In order to understand the highly complex climate system, researchers are taking samples all across the globe: on land, in the oceans, on the ocean floor, and in the ice. These efforts are joined by remote sensing via satellites and aircraft. “In addition to the readings and monitoring results from the past two centuries, we are drawing on information that tells us something about climate and environmental conditions in the distant past,” Lohmann explains. Such proxy data (or simply proxies) can be obtained from organisms, for instance. Tree growth rings are one example that can be used to identify extremes, such as hot summers. Remains of amphibians and reptiles can be found where tropical to subtropical climates once prevailed. Sediment also provides information about bygone climatic conditions.

This kind of proxy data, together with climate modeling, provide the foundation for creating accurate pictures of the past. As recently as around 20 years ago, such global models were still based on a grid of approximately 500 by 500 kilometers. Nowadays, most climate models have a mesh size of 50 or 100, some of ten by ten kilometers—and the resolution is becoming ever finer. Models are also taking more and more components into account. Besides the atmosphere, they include land vegetation, the marine biosphere (which is the ocean ecosystem), and the cryosphere, which is the part of the climate system where water is present in a solid frozen state, such as ice sheets, ice shelves, pack ice, glaciers, and permafrost.

“In the past 15 years, permafrost has gained a lot of attention,” says Guido Grosse, who heads this section at AWI. Researchers at AWI are investigating geoscientific and microbiological processes, making meteorological observations, and performing long-term studies on local trace gas and energy flows in and out of permafrost. “We know today that worldwide there is far more carbon stored in permafrost than there is in the atmosphere,” says Grosse.

Carbon isotopes also play an important role as climate indicators. “With the help of the various isotopes, we can reconstruct changes in the carbon cycle, among other things,” says Peter Köhler from AWI’s Glaciology section. To this end, an international team of scientists that included Köhler analyzed nearly 15,000 samples over the past seven years. The team is able to determine for as far back as 57,000 years how high the share of radiocarbon was in the atmosphere at certain times.

Carbon isotopes

Atoms with six protons in their nuclei are assigned to the element carbon. Normally, there are as many neutrons as protons in the nucleus. If their number differs, they are called isotopes. Radiocarbon dating takes advantage of the fact that different isotopes behave differently. The stable isotope 12C and the radioactive isotope 14C are continuously taken up by photosynthetic organisms during their lifetime in the same ratio as they are present in the atmosphere. While 12C is preserved, 14C decays with a half-life of 5,700 years. By measuring the ratio of 14C to 12C in an object containing organic material, it is possible to calculate the date of death.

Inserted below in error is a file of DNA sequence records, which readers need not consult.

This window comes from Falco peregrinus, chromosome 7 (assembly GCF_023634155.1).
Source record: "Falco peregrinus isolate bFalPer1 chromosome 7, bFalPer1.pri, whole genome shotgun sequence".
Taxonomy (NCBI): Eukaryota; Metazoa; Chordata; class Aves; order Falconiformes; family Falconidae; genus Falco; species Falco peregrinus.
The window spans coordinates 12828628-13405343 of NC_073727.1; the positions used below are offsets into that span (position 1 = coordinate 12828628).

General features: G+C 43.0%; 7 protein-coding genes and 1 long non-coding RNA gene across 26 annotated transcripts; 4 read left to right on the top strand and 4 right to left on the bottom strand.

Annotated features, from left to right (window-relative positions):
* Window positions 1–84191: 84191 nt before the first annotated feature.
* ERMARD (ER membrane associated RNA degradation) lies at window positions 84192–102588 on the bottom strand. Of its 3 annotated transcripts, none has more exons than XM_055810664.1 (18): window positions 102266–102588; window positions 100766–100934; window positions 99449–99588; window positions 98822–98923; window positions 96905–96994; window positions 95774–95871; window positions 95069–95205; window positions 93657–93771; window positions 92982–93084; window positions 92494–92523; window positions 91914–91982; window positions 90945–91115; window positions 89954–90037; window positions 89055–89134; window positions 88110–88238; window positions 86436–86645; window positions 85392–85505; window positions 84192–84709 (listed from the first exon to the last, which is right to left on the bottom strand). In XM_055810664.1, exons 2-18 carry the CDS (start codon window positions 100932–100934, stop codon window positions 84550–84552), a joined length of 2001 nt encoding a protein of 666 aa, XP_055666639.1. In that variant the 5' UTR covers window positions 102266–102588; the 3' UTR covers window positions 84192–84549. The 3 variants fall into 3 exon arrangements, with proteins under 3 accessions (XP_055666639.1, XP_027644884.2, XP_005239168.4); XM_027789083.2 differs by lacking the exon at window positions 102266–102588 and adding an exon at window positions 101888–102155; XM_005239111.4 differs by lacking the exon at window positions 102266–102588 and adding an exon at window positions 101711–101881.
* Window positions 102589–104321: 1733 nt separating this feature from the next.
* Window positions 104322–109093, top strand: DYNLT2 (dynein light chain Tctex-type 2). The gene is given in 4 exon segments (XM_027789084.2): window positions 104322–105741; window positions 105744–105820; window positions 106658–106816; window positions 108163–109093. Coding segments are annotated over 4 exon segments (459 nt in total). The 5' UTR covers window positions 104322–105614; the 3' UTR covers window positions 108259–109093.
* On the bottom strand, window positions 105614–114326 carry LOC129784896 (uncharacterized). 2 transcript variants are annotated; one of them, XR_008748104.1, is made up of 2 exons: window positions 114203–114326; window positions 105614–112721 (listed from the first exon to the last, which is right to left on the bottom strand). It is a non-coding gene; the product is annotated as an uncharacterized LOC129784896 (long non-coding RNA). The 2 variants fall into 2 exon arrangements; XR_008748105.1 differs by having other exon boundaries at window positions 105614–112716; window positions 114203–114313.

We now know that the more CO2 and other greenhouse gases humanity emits, the warmer our planet becomes. The very long-term fluctuations in solar radiation cannot cause such a sharp rise in temperature in such a short period. “Not unlike how radioactive waste from nuclear power plants is going to remain with us for a very long time, we also face the huge task of disposing of our carbon waste,” says Köhler. “If we burn our oil and gas reserves to depletion, it will take a million years until the CO2 emitted in the process is sequestered elsewhere.” He notes that, even now, it is foreseeable that “the next ice age isn’t going to materialize, based on our emissions so far.” What is more, “at certain tipping points, the globally rising temperature will trigger natural processes that intensify climate change,” says Guido Grosse. “Once we’ve reached one of those points, there is little we can do to stop the momentum of the feedback.” This is true, for example, in the case of permafrost. “If we don’t meet the 1.5-degree target of the Paris Agreement, frozen layers of soil will increasingly thaw, and the large amounts of greenhouse gases released as a result of this will significantly exacerbate climate change.”

The 1.5-degree target of the Paris Agreement

Under the terms of the 2015 UN Climate Change Conference in Paris, almost all the world’s countries have agreed to limit global warming to well below two degrees Celsius compared to the preindustrial era, and preferably to below 1.5 degrees Celsius. The purpose is to limit the effects of climate change, such as natural disasters, droughts, and a rise in sea levels.


“The last 10,000 years have been very stable,” says Grosse. “But now we’ve ushered in a phase unlike almost any other in Earth’s history, in which warming has progressed nowhere near as rapidly as it is occurring now.” The three scientists agree: We can still reach the 1.5-degree target and avoid tipping points, but time is running out.